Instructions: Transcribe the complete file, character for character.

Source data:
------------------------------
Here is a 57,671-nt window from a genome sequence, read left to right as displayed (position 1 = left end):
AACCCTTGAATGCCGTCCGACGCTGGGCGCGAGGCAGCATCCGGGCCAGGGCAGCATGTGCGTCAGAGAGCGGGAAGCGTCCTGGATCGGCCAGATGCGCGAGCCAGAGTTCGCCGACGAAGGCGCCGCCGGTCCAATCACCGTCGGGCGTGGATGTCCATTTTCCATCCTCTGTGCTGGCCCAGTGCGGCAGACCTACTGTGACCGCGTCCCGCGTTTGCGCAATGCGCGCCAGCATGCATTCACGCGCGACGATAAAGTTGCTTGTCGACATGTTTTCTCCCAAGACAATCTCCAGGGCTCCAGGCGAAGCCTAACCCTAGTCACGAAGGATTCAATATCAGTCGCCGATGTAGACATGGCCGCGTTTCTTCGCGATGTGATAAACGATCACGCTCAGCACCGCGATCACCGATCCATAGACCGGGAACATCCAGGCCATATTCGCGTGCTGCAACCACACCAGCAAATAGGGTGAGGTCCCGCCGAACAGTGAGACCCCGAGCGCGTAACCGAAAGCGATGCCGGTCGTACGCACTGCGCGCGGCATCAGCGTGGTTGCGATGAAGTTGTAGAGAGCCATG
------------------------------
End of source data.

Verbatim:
Here is a 57,671-nt window from a genome sequence, read left to right as displayed (position 1 = left end):
AACCCTTGAATGCCGTCCGACGCTGGGCGCGAGGCAGCATCCGGGCCAGGGCAGCATGTGCGTCAGAGAGCGGGAAGCGTCCTGGATCGGCCAGATGCGCGAGCCAGAGTTCGCCGACGAAGGCGCCGCCGGTCCAATCACCGTCGGGCGTGGATGTCCATTTTCCATCCTCTGTGCTGGCCCAGTGCGGCAGACCTACTGTGACCGCGTCCCGCGTTTGCGCAATGCGCGCCAGCATGCATTCACGCGCGACGATAAAGTTGCTTGTCGACATGTTTTCTCCCAAGACAATCTCCAGGGCTCCAGGCGAAGCCTAACCCTAGTCACGAAGGATTCAATATCAGTCGCCGATGTAGACATGGCCGCGTTTCTTCGCGATGTGATAAACGATCACGCTCAGCACCGCGATCACCGATCCATAGACCGGGAACATCCAGGCCATATTCGCGTGCTGCAACCACACCAGCAAATAGGGTGAGGTCCCGCCGAACAGTGAGACCCCGAGCGCGTAACCGAAAGCGATGCCGGTCGTACGCACTGCGCGCGGCATCAGCGTGGTTGCGATGAAGTTGTAGAGAGCCATG